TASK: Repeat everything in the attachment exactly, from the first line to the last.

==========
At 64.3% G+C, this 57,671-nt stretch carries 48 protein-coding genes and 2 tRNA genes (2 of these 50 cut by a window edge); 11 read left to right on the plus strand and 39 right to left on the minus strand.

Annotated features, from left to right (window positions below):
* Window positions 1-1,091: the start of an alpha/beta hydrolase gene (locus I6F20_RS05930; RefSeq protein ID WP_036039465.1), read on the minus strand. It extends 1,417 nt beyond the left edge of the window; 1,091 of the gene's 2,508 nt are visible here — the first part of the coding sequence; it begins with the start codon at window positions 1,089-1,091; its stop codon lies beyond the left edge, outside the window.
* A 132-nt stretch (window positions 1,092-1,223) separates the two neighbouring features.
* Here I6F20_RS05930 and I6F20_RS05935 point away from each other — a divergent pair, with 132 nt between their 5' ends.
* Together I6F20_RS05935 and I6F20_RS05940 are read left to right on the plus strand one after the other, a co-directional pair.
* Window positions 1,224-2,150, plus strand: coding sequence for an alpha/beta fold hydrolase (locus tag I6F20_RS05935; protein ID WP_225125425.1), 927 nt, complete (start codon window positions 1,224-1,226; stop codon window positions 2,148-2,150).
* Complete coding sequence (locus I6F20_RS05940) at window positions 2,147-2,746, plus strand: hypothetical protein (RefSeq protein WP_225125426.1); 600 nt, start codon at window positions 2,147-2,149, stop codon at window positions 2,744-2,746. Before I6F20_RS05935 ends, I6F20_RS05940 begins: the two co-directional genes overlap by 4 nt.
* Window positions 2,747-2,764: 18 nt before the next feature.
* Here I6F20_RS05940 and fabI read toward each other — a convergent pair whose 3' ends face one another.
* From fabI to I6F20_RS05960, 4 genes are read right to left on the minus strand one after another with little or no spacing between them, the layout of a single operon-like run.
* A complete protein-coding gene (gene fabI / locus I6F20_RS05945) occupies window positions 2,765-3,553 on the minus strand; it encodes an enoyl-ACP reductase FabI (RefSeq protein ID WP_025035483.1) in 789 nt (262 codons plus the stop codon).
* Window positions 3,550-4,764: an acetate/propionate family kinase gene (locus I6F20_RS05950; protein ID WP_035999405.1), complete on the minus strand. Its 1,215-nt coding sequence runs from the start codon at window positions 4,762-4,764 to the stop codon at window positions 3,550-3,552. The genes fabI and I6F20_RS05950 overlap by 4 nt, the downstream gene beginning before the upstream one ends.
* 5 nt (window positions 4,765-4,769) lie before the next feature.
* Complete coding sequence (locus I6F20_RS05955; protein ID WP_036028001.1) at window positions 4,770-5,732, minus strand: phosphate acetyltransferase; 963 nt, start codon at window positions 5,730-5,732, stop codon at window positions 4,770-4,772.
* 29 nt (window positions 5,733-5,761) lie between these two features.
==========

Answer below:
At 64.3% G+C, this 57,671-nt stretch carries 48 protein-coding genes and 2 tRNA genes (2 of these 50 cut by a window edge); 11 read left to right on the plus strand and 39 right to left on the minus strand.

Annotated features, from left to right (window positions below):
* Window positions 1-1,091: the start of an alpha/beta hydrolase gene (locus I6F20_RS05930; RefSeq protein ID WP_036039465.1), read on the minus strand. It extends 1,417 nt beyond the left edge of the window; 1,091 of the gene's 2,508 nt are visible here — the first part of the coding sequence; it begins with the start codon at window positions 1,089-1,091; its stop codon lies beyond the left edge, outside the window.
* A 132-nt stretch (window positions 1,092-1,223) separates the two neighbouring features.
* Here I6F20_RS05930 and I6F20_RS05935 point away from each other — a divergent pair, with 132 nt between their 5' ends.
* Together I6F20_RS05935 and I6F20_RS05940 are read left to right on the plus strand one after the other, a co-directional pair.
* Window positions 1,224-2,150, plus strand: coding sequence for an alpha/beta fold hydrolase (locus tag I6F20_RS05935; protein ID WP_225125425.1), 927 nt, complete (start codon window positions 1,224-1,226; stop codon window positions 2,148-2,150).
* Complete coding sequence (locus I6F20_RS05940) at window positions 2,147-2,746, plus strand: hypothetical protein (RefSeq protein WP_225125426.1); 600 nt, start codon at window positions 2,147-2,149, stop codon at window positions 2,744-2,746. Before I6F20_RS05935 ends, I6F20_RS05940 begins: the two co-directional genes overlap by 4 nt.
* Window positions 2,747-2,764: 18 nt before the next feature.
* Here I6F20_RS05940 and fabI read toward each other — a convergent pair whose 3' ends face one another.
* From fabI to I6F20_RS05960, 4 genes are read right to left on the minus strand one after another with little or no spacing between them, the layout of a single operon-like run.
* A complete protein-coding gene (gene fabI / locus I6F20_RS05945) occupies window positions 2,765-3,553 on the minus strand; it encodes an enoyl-ACP reductase FabI (RefSeq protein ID WP_025035483.1) in 789 nt (262 codons plus the stop codon).
* Window positions 3,550-4,764: an acetate/propionate family kinase gene (locus I6F20_RS05950; protein ID WP_035999405.1), complete on the minus strand. Its 1,215-nt coding sequence runs from the start codon at window positions 4,762-4,764 to the stop codon at window positions 3,550-3,552. The genes fabI and I6F20_RS05950 overlap by 4 nt, the downstream gene beginning before the upstream one ends.
* 5 nt (window positions 4,765-4,769) lie before the next feature.
* Complete coding sequence (locus I6F20_RS05955; protein ID WP_036028001.1) at window positions 4,770-5,732, minus strand: phosphate acetyltransferase; 963 nt, start codon at window positions 5,730-5,732, stop codon at window positions 4,770-4,772.
* 29 nt (window positions 5,733-5,761) lie between these two features.